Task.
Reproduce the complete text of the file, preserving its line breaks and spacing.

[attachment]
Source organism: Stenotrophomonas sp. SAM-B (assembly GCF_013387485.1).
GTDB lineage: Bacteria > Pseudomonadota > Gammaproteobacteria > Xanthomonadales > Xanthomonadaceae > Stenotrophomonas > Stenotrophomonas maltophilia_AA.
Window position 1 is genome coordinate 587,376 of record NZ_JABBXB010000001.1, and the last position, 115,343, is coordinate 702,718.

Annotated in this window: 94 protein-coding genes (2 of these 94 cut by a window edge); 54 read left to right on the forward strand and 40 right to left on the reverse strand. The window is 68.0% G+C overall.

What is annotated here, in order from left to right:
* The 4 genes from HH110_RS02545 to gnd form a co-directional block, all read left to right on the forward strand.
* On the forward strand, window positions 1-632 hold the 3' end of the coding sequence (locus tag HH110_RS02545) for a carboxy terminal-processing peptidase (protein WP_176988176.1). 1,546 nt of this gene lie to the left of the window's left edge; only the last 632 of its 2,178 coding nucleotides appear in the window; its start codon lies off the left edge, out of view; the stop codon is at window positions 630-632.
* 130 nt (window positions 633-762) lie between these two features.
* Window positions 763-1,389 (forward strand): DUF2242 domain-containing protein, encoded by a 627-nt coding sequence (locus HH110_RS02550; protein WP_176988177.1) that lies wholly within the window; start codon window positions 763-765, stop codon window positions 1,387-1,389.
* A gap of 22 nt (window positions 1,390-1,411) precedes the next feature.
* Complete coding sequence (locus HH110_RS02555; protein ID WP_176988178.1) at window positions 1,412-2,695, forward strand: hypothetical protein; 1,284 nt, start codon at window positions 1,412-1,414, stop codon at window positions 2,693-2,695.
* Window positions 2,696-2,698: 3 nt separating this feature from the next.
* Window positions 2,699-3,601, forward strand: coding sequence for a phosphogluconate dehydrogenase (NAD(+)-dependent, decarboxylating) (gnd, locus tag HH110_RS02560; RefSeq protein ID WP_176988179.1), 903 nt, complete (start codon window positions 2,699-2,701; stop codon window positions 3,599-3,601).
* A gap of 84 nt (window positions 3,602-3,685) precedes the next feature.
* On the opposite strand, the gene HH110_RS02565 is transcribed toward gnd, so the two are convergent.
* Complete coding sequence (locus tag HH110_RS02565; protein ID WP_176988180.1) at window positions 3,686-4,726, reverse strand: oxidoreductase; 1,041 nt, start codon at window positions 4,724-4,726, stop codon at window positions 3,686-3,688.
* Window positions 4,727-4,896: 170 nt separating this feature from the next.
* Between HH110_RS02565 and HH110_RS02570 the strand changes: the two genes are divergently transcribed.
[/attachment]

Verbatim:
Source organism: Stenotrophomonas sp. SAM-B (assembly GCF_013387485.1).
GTDB lineage: Bacteria > Pseudomonadota > Gammaproteobacteria > Xanthomonadales > Xanthomonadaceae > Stenotrophomonas > Stenotrophomonas maltophilia_AA.
Window position 1 is genome coordinate 587,376 of record NZ_JABBXB010000001.1, and the last position, 115,343, is coordinate 702,718.

Annotated in this window: 94 protein-coding genes (2 of these 94 cut by a window edge); 54 read left to right on the forward strand and 40 right to left on the reverse strand. The window is 68.0% G+C overall.

What is annotated here, in order from left to right:
* The 4 genes from HH110_RS02545 to gnd form a co-directional block, all read left to right on the forward strand.
* On the forward strand, window positions 1-632 hold the 3' end of the coding sequence (locus tag HH110_RS02545) for a carboxy terminal-processing peptidase (protein WP_176988176.1). 1,546 nt of this gene lie to the left of the window's left edge; only the last 632 of its 2,178 coding nucleotides appear in the window; its start codon lies off the left edge, out of view; the stop codon is at window positions 630-632.
* 130 nt (window positions 633-762) lie between these two features.
* Window positions 763-1,389 (forward strand): DUF2242 domain-containing protein, encoded by a 627-nt coding sequence (locus HH110_RS02550; protein WP_176988177.1) that lies wholly within the window; start codon window positions 763-765, stop codon window positions 1,387-1,389.
* A gap of 22 nt (window positions 1,390-1,411) precedes the next feature.
* Complete coding sequence (locus HH110_RS02555; protein ID WP_176988178.1) at window positions 1,412-2,695, forward strand: hypothetical protein; 1,284 nt, start codon at window positions 1,412-1,414, stop codon at window positions 2,693-2,695.
* Window positions 2,696-2,698: 3 nt separating this feature from the next.
* Window positions 2,699-3,601, forward strand: coding sequence for a phosphogluconate dehydrogenase (NAD(+)-dependent, decarboxylating) (gnd, locus tag HH110_RS02560; RefSeq protein ID WP_176988179.1), 903 nt, complete (start codon window positions 2,699-2,701; stop codon window positions 3,599-3,601).
* A gap of 84 nt (window positions 3,602-3,685) precedes the next feature.
* On the opposite strand, the gene HH110_RS02565 is transcribed toward gnd, so the two are convergent.
* Complete coding sequence (locus tag HH110_RS02565; protein ID WP_176988180.1) at window positions 3,686-4,726, reverse strand: oxidoreductase; 1,041 nt, start codon at window positions 4,724-4,726, stop codon at window positions 3,686-3,688.
* Window positions 4,727-4,896: 170 nt separating this feature from the next.
* Between HH110_RS02565 and HH110_RS02570 the strand changes: the two genes are divergently transcribed.